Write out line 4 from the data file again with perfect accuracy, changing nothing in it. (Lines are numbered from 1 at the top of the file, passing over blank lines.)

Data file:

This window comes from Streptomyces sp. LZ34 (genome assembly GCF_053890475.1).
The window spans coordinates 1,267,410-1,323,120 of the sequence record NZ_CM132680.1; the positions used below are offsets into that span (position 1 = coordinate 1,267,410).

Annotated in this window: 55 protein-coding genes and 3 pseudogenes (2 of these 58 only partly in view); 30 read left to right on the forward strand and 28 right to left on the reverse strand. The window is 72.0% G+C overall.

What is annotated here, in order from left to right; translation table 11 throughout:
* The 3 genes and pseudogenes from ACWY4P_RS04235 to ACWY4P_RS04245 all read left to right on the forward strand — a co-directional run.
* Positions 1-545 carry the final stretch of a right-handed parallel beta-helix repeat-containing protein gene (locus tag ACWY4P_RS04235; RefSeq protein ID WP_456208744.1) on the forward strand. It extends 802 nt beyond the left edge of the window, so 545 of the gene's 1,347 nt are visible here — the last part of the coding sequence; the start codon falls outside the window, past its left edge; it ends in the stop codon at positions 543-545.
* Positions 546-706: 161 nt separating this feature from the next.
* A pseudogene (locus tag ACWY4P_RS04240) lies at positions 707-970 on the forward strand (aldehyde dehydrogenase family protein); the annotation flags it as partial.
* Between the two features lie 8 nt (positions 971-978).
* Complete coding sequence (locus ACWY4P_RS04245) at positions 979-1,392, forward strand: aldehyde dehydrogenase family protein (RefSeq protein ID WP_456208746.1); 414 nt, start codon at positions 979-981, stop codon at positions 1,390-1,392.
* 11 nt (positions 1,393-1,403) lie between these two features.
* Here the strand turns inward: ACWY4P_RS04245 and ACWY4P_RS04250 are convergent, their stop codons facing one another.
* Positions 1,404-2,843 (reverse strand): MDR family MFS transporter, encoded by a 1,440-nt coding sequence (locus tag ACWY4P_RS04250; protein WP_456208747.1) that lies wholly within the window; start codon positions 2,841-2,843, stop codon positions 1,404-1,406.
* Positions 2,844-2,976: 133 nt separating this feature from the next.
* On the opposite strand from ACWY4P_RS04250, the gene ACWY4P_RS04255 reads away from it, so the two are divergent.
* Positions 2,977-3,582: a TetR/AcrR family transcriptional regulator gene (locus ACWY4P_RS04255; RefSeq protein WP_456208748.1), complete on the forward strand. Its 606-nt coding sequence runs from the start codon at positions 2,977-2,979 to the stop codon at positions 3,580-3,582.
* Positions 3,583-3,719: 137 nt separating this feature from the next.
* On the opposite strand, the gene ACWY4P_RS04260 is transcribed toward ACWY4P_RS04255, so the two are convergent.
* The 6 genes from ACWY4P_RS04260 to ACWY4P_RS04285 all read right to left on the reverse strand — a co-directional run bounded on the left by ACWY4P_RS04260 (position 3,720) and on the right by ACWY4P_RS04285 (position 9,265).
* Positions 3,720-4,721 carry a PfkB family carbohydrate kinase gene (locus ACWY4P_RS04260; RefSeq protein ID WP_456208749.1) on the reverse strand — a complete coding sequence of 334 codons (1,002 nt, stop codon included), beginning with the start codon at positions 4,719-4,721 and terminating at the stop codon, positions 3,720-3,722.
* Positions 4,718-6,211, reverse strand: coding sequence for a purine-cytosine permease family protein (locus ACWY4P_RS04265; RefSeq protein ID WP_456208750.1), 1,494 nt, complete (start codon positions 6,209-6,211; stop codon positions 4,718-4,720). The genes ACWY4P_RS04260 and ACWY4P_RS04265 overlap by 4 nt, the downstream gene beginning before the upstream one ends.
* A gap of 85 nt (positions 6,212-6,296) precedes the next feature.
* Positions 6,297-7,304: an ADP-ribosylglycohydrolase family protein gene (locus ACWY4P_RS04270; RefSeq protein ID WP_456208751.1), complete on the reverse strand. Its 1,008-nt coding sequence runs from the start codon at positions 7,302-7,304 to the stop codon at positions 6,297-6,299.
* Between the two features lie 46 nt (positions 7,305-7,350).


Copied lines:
What is annotated here, in order from left to right; translation table 11 throughout: